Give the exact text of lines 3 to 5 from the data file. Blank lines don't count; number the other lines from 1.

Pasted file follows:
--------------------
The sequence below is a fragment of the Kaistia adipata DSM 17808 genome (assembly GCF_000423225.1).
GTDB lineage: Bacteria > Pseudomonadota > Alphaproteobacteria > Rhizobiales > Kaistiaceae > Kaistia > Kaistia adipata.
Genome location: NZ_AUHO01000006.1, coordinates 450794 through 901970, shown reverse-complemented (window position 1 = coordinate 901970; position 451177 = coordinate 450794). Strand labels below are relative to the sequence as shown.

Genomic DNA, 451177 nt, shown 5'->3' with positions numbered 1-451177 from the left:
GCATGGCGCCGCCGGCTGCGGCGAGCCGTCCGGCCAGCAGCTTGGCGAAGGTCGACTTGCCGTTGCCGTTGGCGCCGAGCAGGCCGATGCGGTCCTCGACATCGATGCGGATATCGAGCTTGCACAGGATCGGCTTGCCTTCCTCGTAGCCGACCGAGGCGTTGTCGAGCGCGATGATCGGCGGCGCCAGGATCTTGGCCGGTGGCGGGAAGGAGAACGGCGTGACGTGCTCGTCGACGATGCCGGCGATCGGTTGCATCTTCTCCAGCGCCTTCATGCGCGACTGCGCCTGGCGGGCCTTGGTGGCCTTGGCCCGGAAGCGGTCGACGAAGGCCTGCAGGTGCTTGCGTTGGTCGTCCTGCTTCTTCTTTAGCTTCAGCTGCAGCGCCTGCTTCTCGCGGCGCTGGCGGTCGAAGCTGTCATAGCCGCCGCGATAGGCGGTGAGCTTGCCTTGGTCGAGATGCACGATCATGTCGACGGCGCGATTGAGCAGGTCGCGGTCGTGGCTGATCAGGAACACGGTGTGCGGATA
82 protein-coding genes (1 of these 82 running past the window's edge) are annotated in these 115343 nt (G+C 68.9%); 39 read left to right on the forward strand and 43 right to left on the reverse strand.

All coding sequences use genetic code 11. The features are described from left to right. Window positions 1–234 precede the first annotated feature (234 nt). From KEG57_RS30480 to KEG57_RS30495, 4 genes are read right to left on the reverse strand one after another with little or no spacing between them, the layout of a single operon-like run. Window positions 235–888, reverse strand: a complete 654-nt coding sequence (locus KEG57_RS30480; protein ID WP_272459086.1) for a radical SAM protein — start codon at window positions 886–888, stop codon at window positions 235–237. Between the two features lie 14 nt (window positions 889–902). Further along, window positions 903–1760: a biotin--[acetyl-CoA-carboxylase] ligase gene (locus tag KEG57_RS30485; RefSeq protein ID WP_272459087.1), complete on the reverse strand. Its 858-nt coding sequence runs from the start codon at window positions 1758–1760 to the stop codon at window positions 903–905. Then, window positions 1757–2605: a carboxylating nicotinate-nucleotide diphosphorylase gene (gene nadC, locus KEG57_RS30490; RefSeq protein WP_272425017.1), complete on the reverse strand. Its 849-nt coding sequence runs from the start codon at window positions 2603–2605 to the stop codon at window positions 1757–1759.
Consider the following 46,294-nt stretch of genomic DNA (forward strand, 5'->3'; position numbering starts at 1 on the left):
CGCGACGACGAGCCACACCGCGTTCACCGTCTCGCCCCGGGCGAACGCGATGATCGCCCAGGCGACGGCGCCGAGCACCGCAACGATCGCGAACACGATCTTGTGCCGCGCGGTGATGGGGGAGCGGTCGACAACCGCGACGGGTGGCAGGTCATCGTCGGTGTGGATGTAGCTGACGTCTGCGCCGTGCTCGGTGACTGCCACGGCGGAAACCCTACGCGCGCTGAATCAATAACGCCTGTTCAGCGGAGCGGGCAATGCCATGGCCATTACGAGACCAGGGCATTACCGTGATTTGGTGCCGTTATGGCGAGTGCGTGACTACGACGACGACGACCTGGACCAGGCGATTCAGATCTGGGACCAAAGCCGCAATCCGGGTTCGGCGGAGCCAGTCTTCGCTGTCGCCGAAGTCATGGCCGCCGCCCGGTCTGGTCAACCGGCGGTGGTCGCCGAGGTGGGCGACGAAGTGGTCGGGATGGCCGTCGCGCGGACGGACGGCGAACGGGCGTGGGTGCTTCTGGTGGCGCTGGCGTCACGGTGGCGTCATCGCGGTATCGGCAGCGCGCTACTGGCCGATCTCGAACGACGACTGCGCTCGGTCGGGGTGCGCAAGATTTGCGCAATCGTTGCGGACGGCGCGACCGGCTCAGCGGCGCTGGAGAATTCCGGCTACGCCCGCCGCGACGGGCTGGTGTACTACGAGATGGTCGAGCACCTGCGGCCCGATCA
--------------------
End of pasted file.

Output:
Genome location: NZ_AUHO01000006.1, coordinates 450794 through 901970, shown reverse-complemented (window position 1 = coordinate 901970; position 451177 = coordinate 450794). Strand labels below are relative to the sequence as shown.

Genomic DNA, 451177 nt, shown 5'->3' with positions numbered 1-451177 from the left:
GCATGGCGCCGCCGGCTGCGGCGAGCCGTCCGGCCAGCAGCTTGGCGAAGGTCGACTTGCCGTTGCCGTTGGCGCCGAGCAGGCCGATGCGGTCCTCGACATCGATGCGGATATCGAGCTTGCACAGGATCGGCTTGCCTTCCTCGTAGCCGACCGAGGCGTTGTCGAGCGCGATGATCGGCGGCGCCAGGATCTTGGCCGGTGGCGGGAAGGAGAACGGCGTGACGTGCTCGTCGACGATGCCGGCGATCGGTTGCATCTTCTCCAGCGCCTTCATGCGCGACTGCGCCTGGCGGGCCTTGGTGGCCTTGGCCCGGAAGCGGTCGACGAAGGCCTGCAGGTGCTTGCGTTGGTCGTCCTGCTTCTTCTTTAGCTTCAGCTGCAGCGCCTGCTTCTCGCGGCGCTGGCGGTCGAAGCTGTCATAGCCGCCGCGATAGGCGGTGAGCTTGCCTTGGTCGAGATGCACGATCATGTCGACGGCGCGATTGAGCAGGTCGCGGTCGTGGCTGATCAGGAACACGGTGTGCGGATA